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Top officials quit Rainsy's Khmer Nation

Top officials quit Rainsy's Khmer Nation

INTERNAL bickering has struck Sam Rainsy's Khmer Nation Party (KNP), with four senior

members quitting and another apparently set to follow.

Within a day of his Jan 15 return to Cambodia after a six-week trip abroad, Rainsy

found himself embroiled in feuds within the party leadership. Steering committee

member Phan Sina resigned, saying he would only stay on if five others - including

Secretary-General Khieu Rada - were sacked. Sina criticized party people he described

as "extremists", including former opposition newspaper editors Chan Ratana

and Hor Sopheap, and accused some of being disrespectful to the King.

Within days, three other steering committee members had also quit. Nou Beng and Doung

Sarom cited frustration with KNP, while Nop Ann gave the reason of poor health.

Meanwhile, KNP vice-president Nguon Soeur - the former deputy national police chief

and highest-ranking former Funcinpec member to defect to the Rainsy party - also

sought Rada's dismissal.

Soeur, who is known to have wanted to be Secretary-General of KNP, would not comment

to the Post but said he would hold a press conference soon.

Rainsy moved to try to limit the public damage, describing the resignations as "petty

quarrel" and not a concerted challenge to the KNP leadership. He blamed personality

clashes between certain steering committee members, and said that those who had left

had done so on good terms with him personally.

But at the same time, Rainsy suggested it would be "normal" for the government

to try to infiltrate people into the party to divide it, but stopped short of levelling

the allegation against any person.

"Some people may have had some plans to create trouble from within," Rainsy

said.

"But they realized very quickly after only two or three months after the formation

of the party that they cannot implement their plan [and] that they are wasting their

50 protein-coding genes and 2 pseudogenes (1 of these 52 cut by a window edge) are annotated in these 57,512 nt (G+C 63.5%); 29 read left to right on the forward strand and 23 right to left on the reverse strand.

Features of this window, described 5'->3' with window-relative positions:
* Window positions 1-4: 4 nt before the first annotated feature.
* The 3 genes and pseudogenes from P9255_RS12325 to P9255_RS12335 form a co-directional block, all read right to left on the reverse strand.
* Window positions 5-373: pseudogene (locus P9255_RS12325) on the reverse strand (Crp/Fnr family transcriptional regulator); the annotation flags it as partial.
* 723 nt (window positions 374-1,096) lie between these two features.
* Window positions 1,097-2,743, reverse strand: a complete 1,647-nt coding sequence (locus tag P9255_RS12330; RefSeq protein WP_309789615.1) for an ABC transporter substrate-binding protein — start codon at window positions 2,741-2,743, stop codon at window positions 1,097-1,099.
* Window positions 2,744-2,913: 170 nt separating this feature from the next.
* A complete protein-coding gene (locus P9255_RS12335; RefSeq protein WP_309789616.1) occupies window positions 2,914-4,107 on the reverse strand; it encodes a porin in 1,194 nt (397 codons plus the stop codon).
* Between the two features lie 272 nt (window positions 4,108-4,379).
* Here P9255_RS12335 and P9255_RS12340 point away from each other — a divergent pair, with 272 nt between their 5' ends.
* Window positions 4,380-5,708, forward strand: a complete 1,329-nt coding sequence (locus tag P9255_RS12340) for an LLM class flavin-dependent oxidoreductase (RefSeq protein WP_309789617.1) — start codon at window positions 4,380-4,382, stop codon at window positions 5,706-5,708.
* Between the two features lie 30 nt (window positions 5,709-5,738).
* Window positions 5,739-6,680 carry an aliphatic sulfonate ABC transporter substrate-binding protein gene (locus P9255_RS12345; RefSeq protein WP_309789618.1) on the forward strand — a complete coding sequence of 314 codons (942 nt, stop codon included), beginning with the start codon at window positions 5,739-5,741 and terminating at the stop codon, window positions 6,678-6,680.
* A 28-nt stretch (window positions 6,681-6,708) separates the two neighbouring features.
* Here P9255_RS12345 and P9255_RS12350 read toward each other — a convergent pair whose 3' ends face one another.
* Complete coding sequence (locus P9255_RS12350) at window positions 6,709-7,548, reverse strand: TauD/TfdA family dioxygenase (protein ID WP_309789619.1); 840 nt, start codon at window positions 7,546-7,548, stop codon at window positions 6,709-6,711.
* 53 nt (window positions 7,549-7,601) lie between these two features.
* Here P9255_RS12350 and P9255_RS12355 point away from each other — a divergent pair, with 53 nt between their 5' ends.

time."

Khieu Rada accused Phan Sina of fabricating a story that he (Rada) was against the

monarchy and the King.

Rada, who has written to the King professing his support, also suggested that outside

forces were trying to split KNP.

"I have a feeling that he [Sina] serves somebody to disintegrate KNP,"

Rada said.

Sina, in his resignation letter, spoke of extremists within KNP and "opportunists"

who were stopping government recognition being given to it.

Meanwhile, Rainsy departed for Australia this week, after 10 days in Cambodia during

which his personal security seemed tighter than normal.

Bodyguards bustled Rainsy out of Pochentong Airport upon his Jan 15 arrival, after

the pro-Cambodian People's Party newspaper Koh Santepheap had reported that he would

be the subject of protests by students.

At a press conference within an hour of his arrival, Rainsy spoke of continuing concern

for his life - and publicly identified the people he said would be responsible if

he was murdered. "If I am killed, I can tell you now that it is Hun Sen who

ordered my killing, with the backing and complicity of Prince Ranariddh and with

Theng Boonma providing the financing of the assissination," Rainsy said of the

co-Prime Ministers and the head of the Thai Boon Rong company. Rainsy provided no

direct evidence of a plot to kill him, but said "they are the only ones who

can gain from my death."

Rainsy urged the government to recognize KNP as a legal political party, and confirmed

that he was prepared to merge the party with others if required.

He said discussions had been held with six other parties - registered in the 1993

election - run by expatriate Khmers who had since returned to France or the United

States. KNP, to ensure the government had no reason to claim it was illegal, could

join with one or more of those parties, he said.

In the meantime, Rainsy has written to the co-Ministers of Interior seeking discussions

over KNP's legality and, in response to statements by the King, has agreed to alter

the party's logo and launching date.

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